from We Are Not Welcome Here.

Again, here is a claiming of negative space. Here, holding on to adjectives does not necessarily mean celebrating them, does not mean being proud of our adjectives, bur rather it means fully embodying their negativity and their resistance. This will sometimes look like joy and this will sometimes look like shame; mostly, it will look like both at the same time.

* * *

Oh lord,

so where does this leave us? How do we move from a world in which we are fugitives to a world in which we are free? How do we claim that criminal state hard enough and long enough until it collapses? What would that collapse look like? Is it even what we want? I don’t know. They say that freedom is a constant struggle. They say that freedom is a constant sorrow. They say that freedom is a constant dying. Oh lord, we’ve died so long we must be free. We must be free.

Anger and Twitterstorms

Personal, Politics, Rambles

In Suzanne Moore’s article Seeing red: the power of female anger, she wrote of said anger, “Cherish it, for this is how the future will be made.” She also made an ill-thought off-hand quip about the body shape of a “Brazilian transexual”. This, understandably, pissed people off. Some of them protested calmly, some angrily. She dug in, exposing that there had indeed been some anti-trans* prejudices simmering away in her all along. People got more angry. It was a twitterstorm, where the updates on an issue progress faster than you can read them, where popular twitterers feel obliged to contribute their comments alongside the impassioned multitude, where the anger about the news became a print and broadcast news story itself. With powerful anger directed at her, Moore understandably didn’t find it so easy to cherish.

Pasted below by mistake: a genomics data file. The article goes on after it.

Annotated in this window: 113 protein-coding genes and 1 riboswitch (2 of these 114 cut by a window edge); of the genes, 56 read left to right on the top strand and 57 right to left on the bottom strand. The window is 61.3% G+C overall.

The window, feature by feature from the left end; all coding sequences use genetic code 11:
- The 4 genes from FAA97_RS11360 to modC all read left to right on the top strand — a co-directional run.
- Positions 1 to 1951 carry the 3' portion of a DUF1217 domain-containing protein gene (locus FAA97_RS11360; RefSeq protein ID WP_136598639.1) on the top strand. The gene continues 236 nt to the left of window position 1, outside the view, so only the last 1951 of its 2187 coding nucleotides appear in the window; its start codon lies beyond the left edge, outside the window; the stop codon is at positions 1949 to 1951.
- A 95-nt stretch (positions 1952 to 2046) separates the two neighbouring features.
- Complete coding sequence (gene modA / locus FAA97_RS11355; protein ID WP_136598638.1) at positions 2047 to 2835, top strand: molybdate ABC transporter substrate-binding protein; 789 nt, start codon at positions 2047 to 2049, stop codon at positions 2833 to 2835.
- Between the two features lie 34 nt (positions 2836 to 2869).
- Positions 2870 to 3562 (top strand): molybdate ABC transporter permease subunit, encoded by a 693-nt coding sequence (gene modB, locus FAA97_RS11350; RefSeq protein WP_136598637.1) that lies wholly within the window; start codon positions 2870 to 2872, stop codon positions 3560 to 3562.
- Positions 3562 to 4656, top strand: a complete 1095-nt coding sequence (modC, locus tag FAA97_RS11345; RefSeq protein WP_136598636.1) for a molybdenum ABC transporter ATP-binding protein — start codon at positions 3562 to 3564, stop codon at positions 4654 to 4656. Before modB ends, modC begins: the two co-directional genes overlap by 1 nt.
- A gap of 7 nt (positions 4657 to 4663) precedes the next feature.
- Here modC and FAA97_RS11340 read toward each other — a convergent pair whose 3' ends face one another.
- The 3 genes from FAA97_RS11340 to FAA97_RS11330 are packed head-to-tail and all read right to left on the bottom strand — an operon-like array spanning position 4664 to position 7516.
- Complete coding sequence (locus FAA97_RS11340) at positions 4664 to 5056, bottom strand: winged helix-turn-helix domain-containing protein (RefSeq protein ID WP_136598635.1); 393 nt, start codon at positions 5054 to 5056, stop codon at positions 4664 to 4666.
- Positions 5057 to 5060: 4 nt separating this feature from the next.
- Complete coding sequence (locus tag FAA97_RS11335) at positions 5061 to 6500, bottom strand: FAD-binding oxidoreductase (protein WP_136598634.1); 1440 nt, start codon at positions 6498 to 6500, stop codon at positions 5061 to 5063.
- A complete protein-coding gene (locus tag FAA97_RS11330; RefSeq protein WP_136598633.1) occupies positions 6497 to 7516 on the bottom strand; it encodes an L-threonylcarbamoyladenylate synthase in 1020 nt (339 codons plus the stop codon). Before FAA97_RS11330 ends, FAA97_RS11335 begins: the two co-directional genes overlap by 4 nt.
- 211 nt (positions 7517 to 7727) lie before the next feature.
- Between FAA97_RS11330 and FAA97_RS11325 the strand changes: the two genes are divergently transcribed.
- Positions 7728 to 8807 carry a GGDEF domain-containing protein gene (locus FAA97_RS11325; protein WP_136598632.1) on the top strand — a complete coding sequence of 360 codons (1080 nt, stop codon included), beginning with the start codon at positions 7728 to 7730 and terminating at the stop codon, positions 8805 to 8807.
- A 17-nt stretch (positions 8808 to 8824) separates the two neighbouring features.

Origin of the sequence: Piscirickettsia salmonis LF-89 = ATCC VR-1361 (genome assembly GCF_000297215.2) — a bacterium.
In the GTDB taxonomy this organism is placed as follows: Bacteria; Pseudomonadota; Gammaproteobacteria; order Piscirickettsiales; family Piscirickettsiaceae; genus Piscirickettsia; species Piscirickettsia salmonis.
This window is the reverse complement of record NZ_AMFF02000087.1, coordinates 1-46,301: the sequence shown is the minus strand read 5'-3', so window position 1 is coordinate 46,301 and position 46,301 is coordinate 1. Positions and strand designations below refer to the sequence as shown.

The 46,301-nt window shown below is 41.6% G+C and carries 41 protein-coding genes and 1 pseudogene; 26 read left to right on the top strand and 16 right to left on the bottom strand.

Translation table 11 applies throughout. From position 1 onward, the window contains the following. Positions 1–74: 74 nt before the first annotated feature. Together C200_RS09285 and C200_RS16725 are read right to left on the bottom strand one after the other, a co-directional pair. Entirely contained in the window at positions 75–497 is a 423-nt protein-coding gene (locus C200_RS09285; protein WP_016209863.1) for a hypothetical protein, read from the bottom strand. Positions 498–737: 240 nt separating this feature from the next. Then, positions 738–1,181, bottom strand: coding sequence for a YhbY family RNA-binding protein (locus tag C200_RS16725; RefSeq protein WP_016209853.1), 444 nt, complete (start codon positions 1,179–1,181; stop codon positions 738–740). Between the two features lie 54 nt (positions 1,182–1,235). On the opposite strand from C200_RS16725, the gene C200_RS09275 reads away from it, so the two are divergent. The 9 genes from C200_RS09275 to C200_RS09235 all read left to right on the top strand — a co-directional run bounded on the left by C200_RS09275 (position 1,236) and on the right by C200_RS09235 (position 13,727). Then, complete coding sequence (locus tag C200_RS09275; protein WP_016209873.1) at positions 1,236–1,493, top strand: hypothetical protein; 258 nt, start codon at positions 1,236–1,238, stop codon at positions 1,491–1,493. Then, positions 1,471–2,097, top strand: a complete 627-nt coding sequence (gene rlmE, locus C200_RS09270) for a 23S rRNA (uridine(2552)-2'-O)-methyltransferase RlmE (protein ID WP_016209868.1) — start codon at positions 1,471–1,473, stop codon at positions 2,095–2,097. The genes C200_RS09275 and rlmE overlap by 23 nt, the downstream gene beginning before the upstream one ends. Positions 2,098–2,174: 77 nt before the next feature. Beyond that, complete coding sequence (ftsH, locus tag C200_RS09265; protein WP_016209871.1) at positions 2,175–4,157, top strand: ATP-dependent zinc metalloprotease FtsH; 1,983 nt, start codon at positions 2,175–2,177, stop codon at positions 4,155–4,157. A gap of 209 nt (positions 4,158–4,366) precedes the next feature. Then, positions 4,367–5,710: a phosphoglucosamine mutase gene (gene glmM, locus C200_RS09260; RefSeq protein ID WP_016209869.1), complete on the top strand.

In the original article, Moore wrote that “Women’s rage is also never seen as what we say it is actually about. It is inchoate, unreadable and uncontrollable.” In the Guardian article about the twitterstorm she wrote that the rhetoric of intersectionality, which has been directed angrily at her, “refuses to engage with many other political discourses and becomes the old hierarchy of oppression.” In a comment on Stella Duffy’s thoughtful blog, she says that people were trying to “silence” or “bully” her, or that this might have been their effect were she not a stronger person. She wrote that trans activists were  “a vocal minority doing no favours for any kind of sisterhood”. In other words, contradicting her own article, she refused to see their anger as being about what they said it was about: how anti-trans* prejudice (often called transphobia or trans-misogyny) comes across in poorly-chosen language, and how such moments exclude trans* people from feminist struggle.